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New Light On the Genetic Basis of Inflammatory Diseases

Discussion in 'Other Health News and Research' started by Waverunner, Nov 2, 2012.

  1. Waverunner

    Waverunner Senior Member

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    This is just my personal opinion but for me it seems, that most diseases are puzzles. Many are highly complex (e.g. chronic diseases) and consist of many pieces. The pieces are made up of scientific findings. These findings take their time but lately it seems, that the pieces are getting bigger and fit very well to other pieces. This could be an unwarranted burst of optimism on my side but see for yourselves. Crohn's disease and Ulcerative Colitis have more in common, than previously thought. It seems that one key component of intestinal health is the ability of the immune system to distinguish between friendly and pathogenic bacteria. As soon as this mechanism gets disrupted, we see the big problem, that the immune system starts fighting friendly bacteria and thereby damages the gut as well as uses up needed resources. We don't know the cause for this but the consequences are unwanted, especially in the long run. They include inflammatory and autoimmune diseases but also weaken and impair proper functioning of the human body. How gut integrity plays into this, cannot be said for sure, but it probably takes its toll as well.

    http://www.sciencedaily.com/releases/2012/11/121101153601.htm

    ScienceDaily (Nov. 1, 2012) — In one of the largest studies of its kind ever conducted, an international team of scientists has thrown new light on the genetic basis of the inflammatory bowel diseases (IBD). Crohn's disease and ulcerative colitis, the two most common forms of IBD, are chronic inflammatory digestive disorders.

    Dr. John Rioux, researcher at the Montreal Heart Institute and Associate Professor of Medicine at the Université de Montréal, is one of the researchers who have identified 71 genetic regions newly associated with inflammatory bowel disease (IBD), increasing the total number discovered to date to 163, in one of the largest studies of its kind. Also, the study points out that these regions showed a striking overlap with those implicated in autoimmune diseases and in immune deficiencies. Even more surprising was the observation of a significant overlap with genetic regions controlling our response to microbial infections such as in the case of tuberculosis.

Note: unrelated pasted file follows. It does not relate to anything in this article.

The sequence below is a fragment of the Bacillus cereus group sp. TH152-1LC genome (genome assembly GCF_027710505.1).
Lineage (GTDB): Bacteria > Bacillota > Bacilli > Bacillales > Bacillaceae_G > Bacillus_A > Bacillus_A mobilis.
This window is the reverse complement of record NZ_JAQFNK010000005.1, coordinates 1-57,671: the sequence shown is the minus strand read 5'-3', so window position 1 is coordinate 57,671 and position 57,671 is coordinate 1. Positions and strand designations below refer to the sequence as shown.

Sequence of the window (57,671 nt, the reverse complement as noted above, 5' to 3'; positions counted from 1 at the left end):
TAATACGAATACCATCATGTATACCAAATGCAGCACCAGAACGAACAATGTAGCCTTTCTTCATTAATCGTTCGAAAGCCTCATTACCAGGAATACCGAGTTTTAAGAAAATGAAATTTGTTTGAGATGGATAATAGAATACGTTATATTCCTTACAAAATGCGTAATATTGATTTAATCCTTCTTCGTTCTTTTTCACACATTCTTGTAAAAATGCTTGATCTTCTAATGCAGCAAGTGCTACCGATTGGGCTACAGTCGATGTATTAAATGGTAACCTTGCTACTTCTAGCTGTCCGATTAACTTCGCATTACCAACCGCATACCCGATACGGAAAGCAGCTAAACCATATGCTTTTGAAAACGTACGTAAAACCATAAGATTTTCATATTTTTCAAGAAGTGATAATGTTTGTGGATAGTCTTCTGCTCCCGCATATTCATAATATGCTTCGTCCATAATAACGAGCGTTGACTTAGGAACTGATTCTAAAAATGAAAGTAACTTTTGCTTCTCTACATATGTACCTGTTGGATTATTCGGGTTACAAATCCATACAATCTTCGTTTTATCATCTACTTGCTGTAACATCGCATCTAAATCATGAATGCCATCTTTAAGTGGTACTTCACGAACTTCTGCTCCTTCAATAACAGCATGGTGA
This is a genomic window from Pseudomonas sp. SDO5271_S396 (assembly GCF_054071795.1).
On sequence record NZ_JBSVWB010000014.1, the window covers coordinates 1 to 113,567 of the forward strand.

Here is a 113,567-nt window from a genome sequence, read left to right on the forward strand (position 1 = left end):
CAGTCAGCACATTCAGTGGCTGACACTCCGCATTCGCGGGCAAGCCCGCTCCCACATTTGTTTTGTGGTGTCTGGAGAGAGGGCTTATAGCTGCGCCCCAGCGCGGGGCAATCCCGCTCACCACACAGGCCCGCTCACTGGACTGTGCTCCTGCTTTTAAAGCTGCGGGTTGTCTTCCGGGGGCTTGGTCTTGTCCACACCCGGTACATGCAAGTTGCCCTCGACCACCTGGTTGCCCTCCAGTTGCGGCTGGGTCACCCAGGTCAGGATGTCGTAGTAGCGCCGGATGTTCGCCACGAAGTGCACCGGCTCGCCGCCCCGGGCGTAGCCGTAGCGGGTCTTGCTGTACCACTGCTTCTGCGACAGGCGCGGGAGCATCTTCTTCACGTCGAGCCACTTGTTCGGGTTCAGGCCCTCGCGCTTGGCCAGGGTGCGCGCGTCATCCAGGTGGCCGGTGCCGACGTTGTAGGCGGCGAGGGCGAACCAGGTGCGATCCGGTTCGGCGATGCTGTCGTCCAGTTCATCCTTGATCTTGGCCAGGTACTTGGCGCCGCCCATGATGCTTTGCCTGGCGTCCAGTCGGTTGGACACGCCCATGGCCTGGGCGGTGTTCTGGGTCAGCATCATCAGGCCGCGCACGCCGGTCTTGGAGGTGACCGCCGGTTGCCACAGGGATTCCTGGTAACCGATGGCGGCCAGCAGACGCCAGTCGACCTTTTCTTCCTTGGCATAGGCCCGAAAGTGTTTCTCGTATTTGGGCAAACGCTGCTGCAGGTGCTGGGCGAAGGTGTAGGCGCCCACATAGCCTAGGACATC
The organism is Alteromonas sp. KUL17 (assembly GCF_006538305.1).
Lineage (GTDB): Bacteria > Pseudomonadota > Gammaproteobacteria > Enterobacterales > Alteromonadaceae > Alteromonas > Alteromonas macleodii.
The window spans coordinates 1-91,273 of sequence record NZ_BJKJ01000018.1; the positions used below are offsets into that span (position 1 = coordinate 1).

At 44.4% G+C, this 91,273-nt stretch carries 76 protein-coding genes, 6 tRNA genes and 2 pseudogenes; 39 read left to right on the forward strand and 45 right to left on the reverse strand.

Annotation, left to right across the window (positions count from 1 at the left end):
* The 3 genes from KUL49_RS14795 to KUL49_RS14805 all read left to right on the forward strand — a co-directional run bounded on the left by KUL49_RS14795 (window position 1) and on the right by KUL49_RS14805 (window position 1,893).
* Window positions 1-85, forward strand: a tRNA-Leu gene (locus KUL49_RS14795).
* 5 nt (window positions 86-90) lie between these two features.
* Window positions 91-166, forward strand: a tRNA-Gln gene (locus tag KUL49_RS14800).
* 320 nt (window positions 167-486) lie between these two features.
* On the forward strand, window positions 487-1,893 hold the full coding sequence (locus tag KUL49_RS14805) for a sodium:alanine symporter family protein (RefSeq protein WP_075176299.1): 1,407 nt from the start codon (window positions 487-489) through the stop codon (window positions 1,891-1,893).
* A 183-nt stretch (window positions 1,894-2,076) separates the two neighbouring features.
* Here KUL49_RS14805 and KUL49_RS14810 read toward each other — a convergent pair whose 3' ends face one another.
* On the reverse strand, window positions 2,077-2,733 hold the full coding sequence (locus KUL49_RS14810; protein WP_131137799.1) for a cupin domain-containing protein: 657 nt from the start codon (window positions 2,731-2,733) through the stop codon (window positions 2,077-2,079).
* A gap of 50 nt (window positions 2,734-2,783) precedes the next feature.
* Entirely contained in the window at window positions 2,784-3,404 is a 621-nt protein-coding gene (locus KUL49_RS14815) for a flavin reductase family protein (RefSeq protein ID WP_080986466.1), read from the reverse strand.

The research was published Nov. 1 in the journal Nature.
    Moreover, these findings suggest that IBD results from overactive immune defence systems that evolved to fight off serious bacterial infections. In IBD, the body's immune system produces an ongoing inflammatory reaction in the intestinal tract that injures the intestinal wall, leading to diarrhea and abdominal pain. IBD patients typically require lifelong treatment with drug therapy, and often need surgery to repair tissue damage caused by the disease.
    Common research
    Up until this point, researchers have been studying Crohn's disease and ulcerative colitis separately. This study was based on the fact that there seems to be a vast amount of genetic overlap between the two disorders.
    In the first step of the study, the researchers conducted a "meta-analysis" of 15 previous genomic studies of either Crohn's disease (CD) or ulcerative colitis (UC), the two most common forms of IBD, creating a large dataset that combined genetic information from some 34,000 individuals who took part in those studies. The results then formed part of a second meta-analysis that included data from new genome-wide scans of more than 41,000 DNA samples from CD/UC patients and healthy comparison subjects collected at 11 centers around the world by the International IBD Genetics Consortium.